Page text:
CELL Microprocessor III

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Revisiting Voltage, Frequency and Power


Figure 4 – Frequency Scaling Characteristics of the CELL processor

Since the announcement of Playstation3’s technical specifications, some hardware enthusiasts have expressed their disappointment in the fact that the CELL processor in Playstation 3 will be limited to operate at 3.2 GHz as opposed to the 4 GHz discussed at the CELL processor’s introduction (never mind the 5.6 GHz discussed in the first installment of this series of CELL processor articles). However, Sony’s choice to reduce the operating frequency of the CELL processor to 3.2 GHz is easy to understand once few basic facts are taken into account. First, power consumption characteristics of modern processors are (to a first order approximation) linearly proportional to the frequency, and to the square of the voltage. Hence, a simple reduction of frequency from 4 GHz to 3.2 GHz at the same supply voltage can reduce power consumption by 20%. However, if the supply voltage can also be reduced, the power reduction can be far more dramatic than 20%.

Figure 4 illustrates the measured frequency and voltage scaling characteristic of one sample CELL processor. Figure 4 shows that with a supply voltage of 1.1V, the CELL processor that was tested has a maximum operating frequency that is well above 4 GHz. Conversely, Figure 4 also shows that if the maximum operating frequency of this CELL processor is limited to 3.2 GHz, then the supply voltage can be reduced to approximately 0.9V (not quite 0.9V, but with some process improvement, 3.2 GHz should be well reachable with a 0.9V supply voltage). Reducing the frequency of the CELL processor allows the system design engineers to also lower the processor’s supply voltage, and the combined effects of the lower frequency and lower supply voltage can lead to a 46% reduction in power consumption. Previously, power consumption of the CELL processor was estimated to be in the range of 50 to 80 W at 4 GHz and 1.1V. In subjecting the estimates to the 46% scaling factor, we further estimate that the power consumption of the CELL processor should be in the range of 27 to 43 W at 3.2 GHz and 0.9V, and 113 to 181W at 5.6 GHz and 1.4V. The presentation given by Takahashi-san from IBM confirms that at least one CELL processor was able to reach 5.6 GHz with a supply voltage of 1.4V. Although the power consumption for the CELL processor in this configuration was not released, it is intriguing to note that the 181W figure correlates with the previously unconfirmed report of 180W at 5.6 GHz and 1.4V.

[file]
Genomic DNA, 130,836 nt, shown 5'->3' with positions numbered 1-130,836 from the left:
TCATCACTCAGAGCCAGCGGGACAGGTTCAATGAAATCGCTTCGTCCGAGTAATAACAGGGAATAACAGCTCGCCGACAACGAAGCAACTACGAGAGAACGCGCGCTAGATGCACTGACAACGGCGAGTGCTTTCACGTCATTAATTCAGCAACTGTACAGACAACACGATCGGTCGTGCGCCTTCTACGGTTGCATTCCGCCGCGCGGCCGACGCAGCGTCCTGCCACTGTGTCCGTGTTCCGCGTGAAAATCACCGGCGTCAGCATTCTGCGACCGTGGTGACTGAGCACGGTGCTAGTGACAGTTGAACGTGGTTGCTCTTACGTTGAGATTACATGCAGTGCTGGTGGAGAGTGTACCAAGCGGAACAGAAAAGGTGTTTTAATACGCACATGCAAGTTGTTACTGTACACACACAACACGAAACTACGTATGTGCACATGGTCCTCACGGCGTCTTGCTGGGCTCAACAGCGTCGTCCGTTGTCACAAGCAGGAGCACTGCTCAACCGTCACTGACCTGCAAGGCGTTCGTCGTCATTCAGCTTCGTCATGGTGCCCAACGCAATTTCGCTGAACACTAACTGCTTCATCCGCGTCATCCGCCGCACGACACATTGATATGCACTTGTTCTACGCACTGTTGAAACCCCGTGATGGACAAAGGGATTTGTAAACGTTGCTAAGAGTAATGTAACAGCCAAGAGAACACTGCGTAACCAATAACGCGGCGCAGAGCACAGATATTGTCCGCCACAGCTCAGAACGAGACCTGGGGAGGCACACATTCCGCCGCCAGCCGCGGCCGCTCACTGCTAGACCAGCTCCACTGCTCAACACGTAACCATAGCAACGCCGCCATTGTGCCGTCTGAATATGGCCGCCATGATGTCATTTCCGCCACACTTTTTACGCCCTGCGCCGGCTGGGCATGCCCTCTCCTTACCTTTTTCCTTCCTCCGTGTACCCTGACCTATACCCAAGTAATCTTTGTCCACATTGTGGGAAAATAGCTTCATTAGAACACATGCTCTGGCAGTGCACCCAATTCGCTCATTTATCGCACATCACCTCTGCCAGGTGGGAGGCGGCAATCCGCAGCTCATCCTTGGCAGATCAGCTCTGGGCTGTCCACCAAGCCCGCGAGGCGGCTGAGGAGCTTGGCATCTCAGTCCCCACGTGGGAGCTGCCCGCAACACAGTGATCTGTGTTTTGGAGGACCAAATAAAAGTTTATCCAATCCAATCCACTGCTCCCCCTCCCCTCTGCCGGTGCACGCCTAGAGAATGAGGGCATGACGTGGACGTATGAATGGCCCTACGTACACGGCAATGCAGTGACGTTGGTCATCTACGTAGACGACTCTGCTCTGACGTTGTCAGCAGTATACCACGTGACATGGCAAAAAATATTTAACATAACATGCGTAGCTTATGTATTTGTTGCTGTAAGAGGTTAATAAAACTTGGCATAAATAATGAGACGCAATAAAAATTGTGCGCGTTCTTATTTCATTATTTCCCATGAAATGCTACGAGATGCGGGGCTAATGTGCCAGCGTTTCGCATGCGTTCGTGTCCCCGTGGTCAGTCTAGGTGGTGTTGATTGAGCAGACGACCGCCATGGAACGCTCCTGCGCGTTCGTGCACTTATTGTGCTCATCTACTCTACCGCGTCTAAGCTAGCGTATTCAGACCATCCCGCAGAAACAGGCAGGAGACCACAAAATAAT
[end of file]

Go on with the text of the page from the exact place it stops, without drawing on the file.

More on the SPE Schmoo Plot


Figure 5 – Schmoo Plot for the SPE from ISSCC 2005[4]

Figure 5 shows the schmoo plot for the SPE that was released at ISSCC in 2005. However, it is unclear how the power consumption and temperature measurements were taken, as the methodology was not fully revealed. Fortunately, the methodology was specifically addressed by Takahashi-san in his presentation at Cool Chips. Specifically, he wrote:

“The temperatures [are] measured by an on-chip thermal sensor. The power is measured at a supply by subtracting the power number of 1 SPE activated from that of 2 SPE activated at the same time. The power reflects a SPE running a single precision floating point intensive lighting and transformation workload using 16 KB portion of Local Store memory.”

The description of the methodology supplements the previous description of the schmoo plot given at ISSCC:

“. . . [The] voltage versus frequency schmoo shows SPE active power and die temperature while running a single precision intensive lighting and transformation workload that averages 1.4 IPC. This is a computationally intensive application that has been unrolled four times and software pipelined to eliminate most instruction dependencies and utilizes about 16 kb of LS.”


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